Today, we asked recently-certified remote pilot Monira B. to share his experience studying for and taking the FAA Remote Pilot Knowledge Test.
I’ve been building and tinkering with drones for the last couple years and flying them recreationally. I wanted to get into aerial photography and figured I’d eventually sell prints or try to monetize it, so it made sense to get a remote pilot’s license. Based on what I read online, it’s better to be safe and get the license than not. I didn’t have any prior piloting experience so I was starting with zero knowledge and this was all new to me.
Given I was starting from scratch and self-guiding myself through this process, I wanted to understand the test style (it’s also been over 10 years since I last took a test in college). I downloaded “Prepware Remote Pilot” and went through 10-15 random test questions to get a feel for the style of questions (I think I missed 90% of all these).
Next, I read through ASA’s Remote Pilot Test Prep as my main studying resource. It’s main appeal was the short chapter text and the easily consumable writing style. I read through the content in less than a week and took my first full test through the Prepware Remote Pilot app. I ended up getting 73%.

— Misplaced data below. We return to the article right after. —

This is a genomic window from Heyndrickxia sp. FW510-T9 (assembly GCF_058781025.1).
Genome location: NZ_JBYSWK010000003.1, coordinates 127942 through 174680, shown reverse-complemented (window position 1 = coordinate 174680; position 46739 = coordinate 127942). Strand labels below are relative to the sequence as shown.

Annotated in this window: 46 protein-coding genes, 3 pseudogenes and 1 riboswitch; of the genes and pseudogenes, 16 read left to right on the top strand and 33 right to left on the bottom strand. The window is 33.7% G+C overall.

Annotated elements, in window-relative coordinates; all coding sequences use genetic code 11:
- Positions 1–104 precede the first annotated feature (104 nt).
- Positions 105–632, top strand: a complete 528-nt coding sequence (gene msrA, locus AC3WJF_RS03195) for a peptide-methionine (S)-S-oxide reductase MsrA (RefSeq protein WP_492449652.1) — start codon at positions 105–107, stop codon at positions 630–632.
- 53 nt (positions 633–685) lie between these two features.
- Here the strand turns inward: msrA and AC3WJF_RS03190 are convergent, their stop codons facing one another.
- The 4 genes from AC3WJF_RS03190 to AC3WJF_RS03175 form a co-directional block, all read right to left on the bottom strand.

I looked through all my missed questions and reviewed the correct answers with the explanation blurb. Through reviewing the questions, I noticed a trend that I was missing most questions in a few sections (Weather–TAF/METAR and Sectional Charts), so I doubled down studying in those areas and spent a few days really diving into those sections to make sure I understood the content. I repeated the test in the app and increased my score to the high 80s so I felt comfortable taking the actual FAA test. I would recommend taking practice tests until you feel comfortable and achieve a high score.
I scored an 82% on the final test and passed on my first attempt.
- Schedule a test date in advance to force yourself to study.
- Use the app, since your phone is always with you. It’s easy to run through a handful of questions randomly throughout the day (especially since you’d probably just be surfing facebook anyway).
- Check the updated test questions on the ASA website (they’re free) prior to taking the test.
- Notice the trends in certain areas, so you can spend your time studying other areas. For example, the Remote Pilot in Command is responsible for almost everything, so questions asking “who’s in charge when…” are easy to answer. Focus on studying what’s new to you.
- Eat something ahead of time.
- Once you’ve answered all the questions on the test, go back through and look it over before submitting.